The Equality of Scripture and Tradition
A Commentary on an Article Condemning Tradition
Segment #12

After insisting on a permanent and total connection between Holy Tradition and man-made traditions, without realizing the Bible's and the Early Church's elevation of Tradition being equal to Scripture, the unknown Protestant continues his refutation of Tradition by making one more argument based on ignorance, saying:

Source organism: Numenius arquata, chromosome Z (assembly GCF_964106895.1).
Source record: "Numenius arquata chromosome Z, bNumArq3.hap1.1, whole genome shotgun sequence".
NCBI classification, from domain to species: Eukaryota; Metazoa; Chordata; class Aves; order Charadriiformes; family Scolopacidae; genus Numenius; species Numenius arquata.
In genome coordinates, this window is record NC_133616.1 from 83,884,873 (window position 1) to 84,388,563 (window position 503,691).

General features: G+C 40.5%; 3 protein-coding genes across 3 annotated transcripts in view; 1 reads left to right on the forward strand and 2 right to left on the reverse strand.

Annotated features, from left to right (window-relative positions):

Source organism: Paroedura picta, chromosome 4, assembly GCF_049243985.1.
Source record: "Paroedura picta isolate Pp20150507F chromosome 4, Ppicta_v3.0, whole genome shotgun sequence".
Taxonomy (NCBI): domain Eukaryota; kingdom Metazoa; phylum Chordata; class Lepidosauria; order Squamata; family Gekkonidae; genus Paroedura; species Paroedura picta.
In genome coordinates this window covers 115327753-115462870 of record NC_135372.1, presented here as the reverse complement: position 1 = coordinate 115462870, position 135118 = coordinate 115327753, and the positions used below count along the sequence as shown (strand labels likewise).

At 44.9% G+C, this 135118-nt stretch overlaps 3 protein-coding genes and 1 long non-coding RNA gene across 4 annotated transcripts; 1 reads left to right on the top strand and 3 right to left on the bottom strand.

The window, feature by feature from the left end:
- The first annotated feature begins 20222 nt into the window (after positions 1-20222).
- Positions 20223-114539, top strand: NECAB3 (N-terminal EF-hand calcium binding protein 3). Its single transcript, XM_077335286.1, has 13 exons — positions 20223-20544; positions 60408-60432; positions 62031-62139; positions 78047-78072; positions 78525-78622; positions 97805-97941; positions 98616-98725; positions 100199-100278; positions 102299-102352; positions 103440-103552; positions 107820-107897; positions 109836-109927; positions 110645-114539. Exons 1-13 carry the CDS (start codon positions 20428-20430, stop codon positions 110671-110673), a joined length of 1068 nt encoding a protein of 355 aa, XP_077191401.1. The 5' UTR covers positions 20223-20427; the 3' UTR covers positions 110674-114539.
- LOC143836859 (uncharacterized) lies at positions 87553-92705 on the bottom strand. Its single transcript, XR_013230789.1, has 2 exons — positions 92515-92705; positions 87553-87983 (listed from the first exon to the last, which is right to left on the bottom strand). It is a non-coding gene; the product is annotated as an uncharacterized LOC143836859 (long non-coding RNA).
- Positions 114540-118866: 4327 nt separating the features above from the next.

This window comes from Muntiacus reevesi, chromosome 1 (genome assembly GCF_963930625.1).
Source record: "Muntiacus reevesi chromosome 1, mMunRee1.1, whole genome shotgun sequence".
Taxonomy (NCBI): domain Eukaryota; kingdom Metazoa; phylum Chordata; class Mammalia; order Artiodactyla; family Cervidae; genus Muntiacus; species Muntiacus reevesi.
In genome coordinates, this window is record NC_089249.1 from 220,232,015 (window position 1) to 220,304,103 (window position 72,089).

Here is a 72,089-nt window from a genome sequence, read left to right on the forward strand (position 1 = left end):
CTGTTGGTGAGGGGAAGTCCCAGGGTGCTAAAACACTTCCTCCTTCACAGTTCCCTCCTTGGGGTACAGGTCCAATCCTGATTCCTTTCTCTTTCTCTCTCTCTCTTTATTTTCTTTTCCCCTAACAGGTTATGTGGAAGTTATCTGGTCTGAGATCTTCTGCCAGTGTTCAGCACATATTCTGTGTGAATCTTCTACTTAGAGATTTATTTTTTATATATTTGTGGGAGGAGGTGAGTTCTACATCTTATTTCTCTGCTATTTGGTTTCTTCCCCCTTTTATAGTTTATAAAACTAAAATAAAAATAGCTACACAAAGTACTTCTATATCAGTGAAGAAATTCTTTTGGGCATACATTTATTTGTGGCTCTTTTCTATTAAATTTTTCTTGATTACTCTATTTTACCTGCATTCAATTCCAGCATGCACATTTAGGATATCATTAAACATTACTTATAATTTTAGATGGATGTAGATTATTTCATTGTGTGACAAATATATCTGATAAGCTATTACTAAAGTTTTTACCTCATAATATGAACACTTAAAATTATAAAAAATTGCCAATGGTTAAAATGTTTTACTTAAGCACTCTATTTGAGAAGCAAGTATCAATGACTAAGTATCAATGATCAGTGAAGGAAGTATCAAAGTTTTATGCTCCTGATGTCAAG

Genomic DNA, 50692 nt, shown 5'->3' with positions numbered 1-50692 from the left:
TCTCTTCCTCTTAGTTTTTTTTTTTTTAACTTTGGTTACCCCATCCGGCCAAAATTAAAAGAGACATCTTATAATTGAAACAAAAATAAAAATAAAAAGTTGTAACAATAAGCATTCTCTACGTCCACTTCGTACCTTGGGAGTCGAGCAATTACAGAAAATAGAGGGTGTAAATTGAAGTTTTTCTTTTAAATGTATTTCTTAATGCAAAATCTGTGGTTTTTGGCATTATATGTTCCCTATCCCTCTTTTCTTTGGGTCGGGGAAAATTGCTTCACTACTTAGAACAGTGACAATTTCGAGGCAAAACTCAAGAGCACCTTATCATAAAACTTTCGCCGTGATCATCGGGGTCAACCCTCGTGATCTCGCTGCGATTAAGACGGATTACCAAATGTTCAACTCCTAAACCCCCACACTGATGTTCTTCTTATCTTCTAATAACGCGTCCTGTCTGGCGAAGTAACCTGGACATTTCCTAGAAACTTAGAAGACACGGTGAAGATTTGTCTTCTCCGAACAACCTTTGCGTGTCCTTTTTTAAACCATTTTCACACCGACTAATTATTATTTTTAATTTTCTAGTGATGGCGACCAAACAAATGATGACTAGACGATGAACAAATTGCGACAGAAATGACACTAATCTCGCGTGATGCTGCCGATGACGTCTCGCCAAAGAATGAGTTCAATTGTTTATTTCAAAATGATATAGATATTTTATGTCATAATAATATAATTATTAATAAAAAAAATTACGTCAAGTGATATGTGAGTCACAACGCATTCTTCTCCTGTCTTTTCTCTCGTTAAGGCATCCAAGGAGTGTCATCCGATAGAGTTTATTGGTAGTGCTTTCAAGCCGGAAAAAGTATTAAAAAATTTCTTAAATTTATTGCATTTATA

The Pharisees' laws were burdens that God never intended; they brought the people into bondage because they went beyond Scripture and were never intended to do what God inspired to be written. Nowhere is it written to continue to have traditions by word of mouth after the apostles.